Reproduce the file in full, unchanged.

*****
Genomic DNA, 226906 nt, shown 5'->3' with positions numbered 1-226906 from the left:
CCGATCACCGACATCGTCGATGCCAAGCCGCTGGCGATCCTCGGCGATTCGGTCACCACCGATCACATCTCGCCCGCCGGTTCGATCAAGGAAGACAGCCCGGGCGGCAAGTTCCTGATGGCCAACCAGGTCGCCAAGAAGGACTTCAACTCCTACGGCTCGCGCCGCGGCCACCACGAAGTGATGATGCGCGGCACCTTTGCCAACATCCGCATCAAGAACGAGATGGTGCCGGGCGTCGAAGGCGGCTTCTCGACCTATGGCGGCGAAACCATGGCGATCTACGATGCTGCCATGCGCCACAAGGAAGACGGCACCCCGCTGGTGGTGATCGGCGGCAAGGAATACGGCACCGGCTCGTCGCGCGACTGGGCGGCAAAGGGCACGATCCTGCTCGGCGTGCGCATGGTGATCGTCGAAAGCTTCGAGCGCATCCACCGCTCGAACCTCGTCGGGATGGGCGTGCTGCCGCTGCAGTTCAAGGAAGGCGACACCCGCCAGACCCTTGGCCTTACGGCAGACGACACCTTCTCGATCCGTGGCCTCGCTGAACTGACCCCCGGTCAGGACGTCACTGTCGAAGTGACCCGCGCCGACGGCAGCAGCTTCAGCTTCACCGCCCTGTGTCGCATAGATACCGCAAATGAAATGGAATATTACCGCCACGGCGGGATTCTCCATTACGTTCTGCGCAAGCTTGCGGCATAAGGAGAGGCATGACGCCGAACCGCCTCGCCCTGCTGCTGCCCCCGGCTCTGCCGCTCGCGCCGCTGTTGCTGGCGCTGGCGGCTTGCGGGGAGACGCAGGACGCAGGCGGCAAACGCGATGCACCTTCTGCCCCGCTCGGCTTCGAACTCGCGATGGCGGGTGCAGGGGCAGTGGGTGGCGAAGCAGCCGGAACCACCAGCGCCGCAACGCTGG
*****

Genomic DNA, 226906 nt, shown 5'->3' with positions numbered 1-226906 from the left:
CCGATCACCGACATCGTCGATGCCAAGCCGCTGGCGATCCTCGGCGATTCGGTCACCACCGATCACATCTCGCCCGCCGGTTCGATCAAGGAAGACAGCCCGGGCGGCAAGTTCCTGATGGCCAACCAGGTCGCCAAGAAGGACTTCAACTCCTACGGCTCGCGCCGCGGCCACCACGAAGTGATGATGCGCGGCACCTTTGCCAACATCCGCATCAAGAACGAGATGGTGCCGGGCGTCGAAGGCGGCTTCTCGACCTATGGCGGCGAAACCATGGCGATCTACGATGCTGCCATGCGCCACAAGGAAGACGGCACCCCGCTGGTGGTGATCGGCGGCAAGGAATACGGCACCGGCTCGTCGCGCGACTGGGCGGCAAAGGGCACGATCCTGCTCGGCGTGCGCATGGTGATCGTCGAAAGCTTCGAGCGCATCCACCGCTCGAACCTCGTCGGGATGGGCGTGCTGCCGCTGCAGTTCAAGGAAGGCGACACCCGCCAGACCCTTGGCCTTACGGCAGACGACACCTTCTCGATCCGTGGCCTCGCTGAACTGACCCCCGGTCAGGACGTCACTGTCGAAGTGACCCGCGCCGACGGCAGCAGCTTCAGCTTCACCGCCCTGTGTCGCATAGATACCGCAAATGAAATGGAATATTACCGCCACGGCGGGATTCTCCATTACGTTCTGCGCAAGCTTGCGGCATAAGGAGAGGCATGACGCCGAACCGCCTCGCCCTGCTGCTGCCCCCGGCTCTGCCGCTCGCGCCGCTGTTGCTGGCGCTGGCGGCTTGCGGGGAGACGCAGGACGCAGGCGGCAAACGCGATGCACCTTCTGCCCCGCTCGGCTTCGAACTCGCGATGGCGGGTGCAGGGGCAGTGGGTGGCGAAGCAGCCGGAACCACCAGCGCCGCAACGCTGG